Beeswax Vineyard was established in 2000 and has 24 acres of organically farmed wine grapes with blocks of pinot noir, grenache blanc, roussanne and picpoul blanc. This tiny vineyard is in the Salinas Valley toward the southern end of the AVA and is nestled into the Santa Lucia foothills.
A conversation with Randall Grahm on picpoul blanc
I had an opportunity to speak with Randall Grahm the infamous winemaker at Bonny Doon Vineyards about picpoul. He was gracious enough to take a few moments out of his busy morning for a chat on the phone.
Randall told me they originally brought picpoul in to add to their Cigare Blanc which is a white Rhône blend. The blend for the Cigare Blanc with the roussanne and grenache blanc was becoming more alcoholic and the acid was dropping. They grafted over some of the roussanne to picpoul hoping to add some of the acid that picpoul is known for, to the blend. “It seemed like a good idea, and we used it for one vintage, but found it did not play well with the roussanne and grenache blanc”, Randall said. It did, however make a great wine on it’s own, and has been well received. 2017 makes their 6th bottling of this variety.
We spoke about Beeswax Vineyard, the vineyard in Arroyo Seco where they source the grapes for this wine. They have had a good relationship with this grower and were involved in the layout and planning for the vineyard 14 years ago. As I mentioned, they grafted over some of the original roussanne in this vineyard to picpoul which is where we get this wine. Randall also mentioned to me when we spoke that they have recently grafted some of the Beeswax vineyard roussanne over to clairette blanche, so watch for that from Bonny Doon in the future.
As to the wine making behind the Bonny Doon Picpoul, “It’s a pretty low tech wine, whole cluster pressed with no skin contact and batonnage post fermentation for texture”. Randall says the 2017 Vintage is a bit of an anomaly, in that it has riper aromatics and is more articulated. In this vintage you get floral notes where you normally find only flinty minerality. Randall only made 1500 cases of the 2017 Picpoul, so you should hurry and get some.
Picpoul in California
It is estimated (and only estimated because there is so little of it) that as of 2016 there were only 30 acres of picpoul in California. In addition to Tablas Creek and Bonny Doon, I found a few other California wineries that have produced picpoul blanc including Forlorn Hope (Napa), Broc Cellars (Berkley), TH Estates, Adelaida (Paso Robles), and Acquiesce (Lodi). If you are aware of other US wineries producing picpoul, let us know in the comments!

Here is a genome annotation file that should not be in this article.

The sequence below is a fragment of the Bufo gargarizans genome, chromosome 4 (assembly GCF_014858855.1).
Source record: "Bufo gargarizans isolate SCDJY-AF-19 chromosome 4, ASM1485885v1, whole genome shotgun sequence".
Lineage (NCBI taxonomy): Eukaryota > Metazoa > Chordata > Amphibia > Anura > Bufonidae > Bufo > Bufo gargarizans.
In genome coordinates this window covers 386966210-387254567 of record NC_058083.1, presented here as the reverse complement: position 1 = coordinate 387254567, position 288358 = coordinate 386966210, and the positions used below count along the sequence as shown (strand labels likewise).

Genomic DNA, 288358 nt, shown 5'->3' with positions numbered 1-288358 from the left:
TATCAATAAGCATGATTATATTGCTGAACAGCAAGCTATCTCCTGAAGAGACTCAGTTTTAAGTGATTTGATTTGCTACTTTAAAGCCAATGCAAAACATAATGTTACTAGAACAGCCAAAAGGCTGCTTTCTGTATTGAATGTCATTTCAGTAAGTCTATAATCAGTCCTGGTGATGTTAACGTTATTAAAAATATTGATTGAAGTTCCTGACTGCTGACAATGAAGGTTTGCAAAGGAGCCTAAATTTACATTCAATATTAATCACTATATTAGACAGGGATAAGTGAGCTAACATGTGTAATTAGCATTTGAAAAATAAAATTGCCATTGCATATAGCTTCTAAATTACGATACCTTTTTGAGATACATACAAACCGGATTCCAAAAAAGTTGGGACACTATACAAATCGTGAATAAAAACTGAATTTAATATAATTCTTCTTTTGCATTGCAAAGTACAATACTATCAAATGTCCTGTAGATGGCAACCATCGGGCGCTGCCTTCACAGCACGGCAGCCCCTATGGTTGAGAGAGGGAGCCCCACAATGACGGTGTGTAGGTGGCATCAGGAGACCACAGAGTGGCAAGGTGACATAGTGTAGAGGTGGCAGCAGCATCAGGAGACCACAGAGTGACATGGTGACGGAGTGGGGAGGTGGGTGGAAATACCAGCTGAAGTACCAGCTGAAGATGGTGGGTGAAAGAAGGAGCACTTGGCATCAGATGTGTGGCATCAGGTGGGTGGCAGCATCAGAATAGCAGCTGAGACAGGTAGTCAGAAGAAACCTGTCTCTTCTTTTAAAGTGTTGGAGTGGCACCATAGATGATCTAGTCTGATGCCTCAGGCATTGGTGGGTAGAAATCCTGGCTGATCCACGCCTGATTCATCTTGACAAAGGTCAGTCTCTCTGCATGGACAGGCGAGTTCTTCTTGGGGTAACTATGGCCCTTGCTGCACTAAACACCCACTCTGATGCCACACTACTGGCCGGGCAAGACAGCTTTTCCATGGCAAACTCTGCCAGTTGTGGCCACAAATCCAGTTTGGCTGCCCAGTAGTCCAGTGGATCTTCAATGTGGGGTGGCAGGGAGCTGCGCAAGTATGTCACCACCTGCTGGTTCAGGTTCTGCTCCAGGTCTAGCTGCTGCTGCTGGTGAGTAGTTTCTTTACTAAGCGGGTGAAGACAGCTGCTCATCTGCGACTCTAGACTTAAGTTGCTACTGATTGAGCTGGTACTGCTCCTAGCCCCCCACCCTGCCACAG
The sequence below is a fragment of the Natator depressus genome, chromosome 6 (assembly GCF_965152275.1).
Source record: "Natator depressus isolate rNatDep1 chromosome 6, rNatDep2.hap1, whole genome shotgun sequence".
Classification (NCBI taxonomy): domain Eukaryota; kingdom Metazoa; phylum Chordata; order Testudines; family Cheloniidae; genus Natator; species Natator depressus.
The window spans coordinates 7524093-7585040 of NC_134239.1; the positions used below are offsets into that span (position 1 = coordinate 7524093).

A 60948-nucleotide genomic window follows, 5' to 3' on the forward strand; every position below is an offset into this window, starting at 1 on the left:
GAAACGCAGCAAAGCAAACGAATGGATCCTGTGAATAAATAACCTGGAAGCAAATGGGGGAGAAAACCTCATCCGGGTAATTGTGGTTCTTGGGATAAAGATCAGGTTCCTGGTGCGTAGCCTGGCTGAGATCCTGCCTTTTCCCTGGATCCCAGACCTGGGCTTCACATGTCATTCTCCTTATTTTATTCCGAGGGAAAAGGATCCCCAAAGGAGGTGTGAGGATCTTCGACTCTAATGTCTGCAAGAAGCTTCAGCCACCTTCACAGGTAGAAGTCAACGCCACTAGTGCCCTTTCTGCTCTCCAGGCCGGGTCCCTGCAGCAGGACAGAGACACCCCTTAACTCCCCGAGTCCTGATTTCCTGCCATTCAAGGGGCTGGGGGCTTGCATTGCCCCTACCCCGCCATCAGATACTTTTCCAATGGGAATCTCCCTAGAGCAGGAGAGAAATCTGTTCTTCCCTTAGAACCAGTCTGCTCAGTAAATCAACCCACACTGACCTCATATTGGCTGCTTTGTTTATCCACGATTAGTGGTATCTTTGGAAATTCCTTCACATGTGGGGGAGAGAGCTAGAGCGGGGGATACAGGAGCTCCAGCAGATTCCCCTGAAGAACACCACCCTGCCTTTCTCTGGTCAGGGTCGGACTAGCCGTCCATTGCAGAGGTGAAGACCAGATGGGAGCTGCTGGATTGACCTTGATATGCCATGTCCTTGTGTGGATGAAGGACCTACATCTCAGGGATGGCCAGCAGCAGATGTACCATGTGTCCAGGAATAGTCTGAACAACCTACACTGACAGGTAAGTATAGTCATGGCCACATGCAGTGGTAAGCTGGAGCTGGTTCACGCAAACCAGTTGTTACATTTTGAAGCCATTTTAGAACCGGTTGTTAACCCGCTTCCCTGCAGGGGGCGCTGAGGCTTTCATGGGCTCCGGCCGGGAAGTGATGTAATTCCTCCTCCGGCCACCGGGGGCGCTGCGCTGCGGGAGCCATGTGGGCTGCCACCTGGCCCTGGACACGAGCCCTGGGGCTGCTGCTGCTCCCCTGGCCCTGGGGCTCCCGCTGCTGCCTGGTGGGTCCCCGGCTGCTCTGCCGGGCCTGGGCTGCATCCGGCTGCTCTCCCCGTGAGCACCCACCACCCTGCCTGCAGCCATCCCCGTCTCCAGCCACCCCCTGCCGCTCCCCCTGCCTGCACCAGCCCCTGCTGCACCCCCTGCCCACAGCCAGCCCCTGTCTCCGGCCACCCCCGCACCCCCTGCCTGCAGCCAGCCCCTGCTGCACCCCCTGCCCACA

Mouline de Gassac Picpoul de Pinet
The Mouline de Gassac Picpoul-de-Pinet we chose, grows in limestone soils on a 5 hectare vineyard that is organically farmed. The soil here is clay and limestone close to the Thau Lagoon. This is an unoaked picpoul. 40,000 bottles were made and the alcohol sits at 12.5%.
Bonny Doon 2016 Picpoul
We had two bottles of this wine. The first we indulged in last September when we did our “Pairing food with Picpoul Blanc – (Speed Dating for Food and Wine)” post. As I posted then..
“This wine was mouthwatering and bright, with a light straw yellow color. You get minerals, ocean and a floral note when you stick your nose in the glass and then tart green apple and stone fruit pits in your mouth. There is in the background this little bit of beeswax. It is a lovely and subtle wine.”
This wine comes in at 12.7% alcohol
It is worth mentioning the beautiful art on the label of the Bonny Doon Picpoul. The artist is by Wendy Cook a calligrapher in San Francisco. She has also done the labels for the Bonny Doon Viognier and roussanne and you can see more of her work at www.bellocchio.com
Bonny Doon 2017 Picpoul
We did our initial tasting with the 2016 Bonny Doon Picpoul and had a bottle of the 2017 in route. While it didn’t arrive in time for our pairing. We did taste it after to see if we could pick up on the differences in the vintage that Randall mentioned.
This wine opened with sweet honeysuckle on the nose with lighter minerals in the back that grew to slate as it opened. The nose was enchanting. As with the other picpoul we found notes of beeswax also, but the sweet floral notes were the star. We ended up pairing this will some linguine and clam sauce for dinner which was a great pairing.